2006: Nov. 26 Revisions

by Matt Grubel, Chris Leswing and Michael Nairn

On November 26, 2006 the FoCP Board adopted a revised Design Program for ‘A’ Park circulation to be brought to the architect. The revised Design Program reflects the recommendation of the Planning Committee.

Recommendation for ‘A’ Park Pathway Design – Overview

In response to the November 15 public presentation on the ‘A’ Park design, a revision of the proposed pathway design was developed. It places a greater emphasis on the diagonals, creates larger green spaces, improves drainage, and provides appropriate limited access for vehicles. We think this is a win-win, taking the concepts proposed by SC and the needs of the comunity and integrating them into a sustainable program.

Major features of the modified design are as follows:

Pathways support diagonal flow of pedestrians from 44th and Baltimore Avenue to the playgrounds and USP south of Chester Avenue, and from 43rd and Baltimore to Chester Avenue west of the HMS School.

Paths lead to a pedestrian crossing into ‘B’ Park.

Larger contiguous areas of green space are created.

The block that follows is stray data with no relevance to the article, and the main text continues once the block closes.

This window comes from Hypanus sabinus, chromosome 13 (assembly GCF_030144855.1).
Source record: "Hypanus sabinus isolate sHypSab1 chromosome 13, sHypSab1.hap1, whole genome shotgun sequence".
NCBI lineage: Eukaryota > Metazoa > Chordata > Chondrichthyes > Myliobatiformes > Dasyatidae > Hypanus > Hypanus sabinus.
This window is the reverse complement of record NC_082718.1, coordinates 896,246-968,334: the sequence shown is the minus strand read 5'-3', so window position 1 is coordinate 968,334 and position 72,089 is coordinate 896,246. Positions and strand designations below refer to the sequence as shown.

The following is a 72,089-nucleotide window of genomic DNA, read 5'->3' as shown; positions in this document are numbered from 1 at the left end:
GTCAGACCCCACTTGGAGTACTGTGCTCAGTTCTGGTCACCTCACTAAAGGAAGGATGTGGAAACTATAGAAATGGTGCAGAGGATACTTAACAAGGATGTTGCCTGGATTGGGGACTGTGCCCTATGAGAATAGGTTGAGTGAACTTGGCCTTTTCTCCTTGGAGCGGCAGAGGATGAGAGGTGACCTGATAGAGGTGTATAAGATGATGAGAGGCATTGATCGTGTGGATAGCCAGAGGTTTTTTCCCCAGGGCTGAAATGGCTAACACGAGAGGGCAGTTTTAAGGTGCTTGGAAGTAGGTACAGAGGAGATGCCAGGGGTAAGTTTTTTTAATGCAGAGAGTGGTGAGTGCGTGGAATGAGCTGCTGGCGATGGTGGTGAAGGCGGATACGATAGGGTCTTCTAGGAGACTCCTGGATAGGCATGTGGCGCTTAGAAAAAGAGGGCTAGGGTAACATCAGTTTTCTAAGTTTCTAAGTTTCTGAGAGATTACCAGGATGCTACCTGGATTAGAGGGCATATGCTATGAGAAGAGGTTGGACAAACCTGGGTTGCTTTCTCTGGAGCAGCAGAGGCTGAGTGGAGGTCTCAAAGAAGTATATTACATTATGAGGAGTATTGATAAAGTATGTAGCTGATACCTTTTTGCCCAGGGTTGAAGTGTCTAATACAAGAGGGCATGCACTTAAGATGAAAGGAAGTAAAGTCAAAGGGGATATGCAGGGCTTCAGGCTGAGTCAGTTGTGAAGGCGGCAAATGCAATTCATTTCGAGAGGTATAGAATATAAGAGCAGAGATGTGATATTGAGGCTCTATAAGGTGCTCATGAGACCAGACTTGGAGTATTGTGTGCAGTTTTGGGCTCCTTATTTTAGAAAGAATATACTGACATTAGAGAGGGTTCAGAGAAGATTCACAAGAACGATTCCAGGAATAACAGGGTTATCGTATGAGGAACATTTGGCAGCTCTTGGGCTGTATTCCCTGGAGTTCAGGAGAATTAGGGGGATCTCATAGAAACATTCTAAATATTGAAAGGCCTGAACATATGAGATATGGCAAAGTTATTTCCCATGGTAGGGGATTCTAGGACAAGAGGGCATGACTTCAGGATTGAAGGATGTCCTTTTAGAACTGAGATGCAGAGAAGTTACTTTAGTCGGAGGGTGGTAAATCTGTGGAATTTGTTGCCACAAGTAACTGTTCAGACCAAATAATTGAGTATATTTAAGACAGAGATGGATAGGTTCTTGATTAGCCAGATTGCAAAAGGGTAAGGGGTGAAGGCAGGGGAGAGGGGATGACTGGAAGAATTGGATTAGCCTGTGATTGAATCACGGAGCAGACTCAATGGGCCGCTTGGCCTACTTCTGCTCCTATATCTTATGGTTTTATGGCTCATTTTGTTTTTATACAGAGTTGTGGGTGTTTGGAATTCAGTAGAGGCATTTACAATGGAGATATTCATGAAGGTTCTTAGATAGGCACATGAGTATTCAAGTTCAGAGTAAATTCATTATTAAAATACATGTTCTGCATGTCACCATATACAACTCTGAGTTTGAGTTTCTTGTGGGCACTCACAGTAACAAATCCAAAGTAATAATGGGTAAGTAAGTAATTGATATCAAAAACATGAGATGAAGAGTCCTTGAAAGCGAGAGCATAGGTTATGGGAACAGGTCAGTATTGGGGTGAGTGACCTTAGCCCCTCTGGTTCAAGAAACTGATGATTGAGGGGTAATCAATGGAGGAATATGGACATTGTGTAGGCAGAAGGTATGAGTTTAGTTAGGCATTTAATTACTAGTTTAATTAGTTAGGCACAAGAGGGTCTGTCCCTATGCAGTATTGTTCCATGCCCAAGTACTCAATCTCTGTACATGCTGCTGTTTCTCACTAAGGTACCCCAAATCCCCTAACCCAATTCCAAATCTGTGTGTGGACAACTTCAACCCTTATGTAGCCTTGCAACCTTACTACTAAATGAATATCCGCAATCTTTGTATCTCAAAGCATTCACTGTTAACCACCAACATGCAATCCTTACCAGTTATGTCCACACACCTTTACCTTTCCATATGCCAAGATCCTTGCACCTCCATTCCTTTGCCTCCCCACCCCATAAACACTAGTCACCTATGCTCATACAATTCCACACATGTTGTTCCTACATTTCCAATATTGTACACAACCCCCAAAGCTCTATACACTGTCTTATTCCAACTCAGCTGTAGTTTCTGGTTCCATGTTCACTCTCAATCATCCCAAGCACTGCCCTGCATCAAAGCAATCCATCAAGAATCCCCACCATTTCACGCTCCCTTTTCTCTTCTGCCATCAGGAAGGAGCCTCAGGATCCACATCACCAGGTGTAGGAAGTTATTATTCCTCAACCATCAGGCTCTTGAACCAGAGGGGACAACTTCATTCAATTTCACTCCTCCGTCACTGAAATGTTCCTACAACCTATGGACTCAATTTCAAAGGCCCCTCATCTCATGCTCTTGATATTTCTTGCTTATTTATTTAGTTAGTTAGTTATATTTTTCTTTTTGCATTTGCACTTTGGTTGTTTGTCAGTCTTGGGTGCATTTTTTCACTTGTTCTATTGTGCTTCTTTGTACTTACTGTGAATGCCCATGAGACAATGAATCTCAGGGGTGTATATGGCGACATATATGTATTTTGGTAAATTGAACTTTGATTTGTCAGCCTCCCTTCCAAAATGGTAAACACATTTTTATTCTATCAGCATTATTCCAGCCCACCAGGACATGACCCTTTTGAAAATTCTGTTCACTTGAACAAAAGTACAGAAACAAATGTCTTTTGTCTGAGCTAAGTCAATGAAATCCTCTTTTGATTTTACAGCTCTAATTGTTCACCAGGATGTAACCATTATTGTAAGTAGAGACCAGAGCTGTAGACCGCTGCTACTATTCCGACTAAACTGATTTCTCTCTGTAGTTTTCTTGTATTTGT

The central plaza becomes linear. This makes it even more of a link connecting the Dickens statue and the Gettysburg stone. It creates a zone suited for chess playing area, for large gatherings like May Fair, and centralizes services and access needs.

The central plaza incorporates an effective, long term, storm water management system.

Components of this design can be funded and installed in phases.

Emphasizes ‘A’ Park as more a formal area with generally passive use. It also provides a hierarchy of spaces to encourage a range of activity from fairs to chess to story telling, volleyball to sunbathing; places to gather and places to be in solitude.

Paths work with natural contours and existing healthy trees.

Issues Raised During Public Presentation Nov. 15, 2006

Summary of questions and points raised directly or indirectly as a result of the presentation by Peter Simone of SC. These are organized by topic and relate to those that might Planning Committee may wish to address.

Design of Pathways in ‘A’ Park

A. Pedestrian Crossing of Chester.

Where are the most appropriate location(s) in terms of safety ?

How much leeway or range is available in terms of placement?

What crossing indicators and traffic calming should be planned for, and what could be implemented quickly in the short term?

B. Circulation and use patterns.

Destination traffic – Where do people go and how do they get there?

Program locations – Identify the space and settings on the drawings

Volleyball – does not have to stay where it is – may not work well with proposed expansion of Gettysburg stone into a plaza. (Court size is approx 60′ x 30′ (18 m x 9 m), with recommended free area around it of a 9’10”.)

Story telling – turtle – does not have to stay where it is – but needs a space.

May Fair – location of stage – access to set up

Should the Planning committee make further recommendations regarding space and path locations?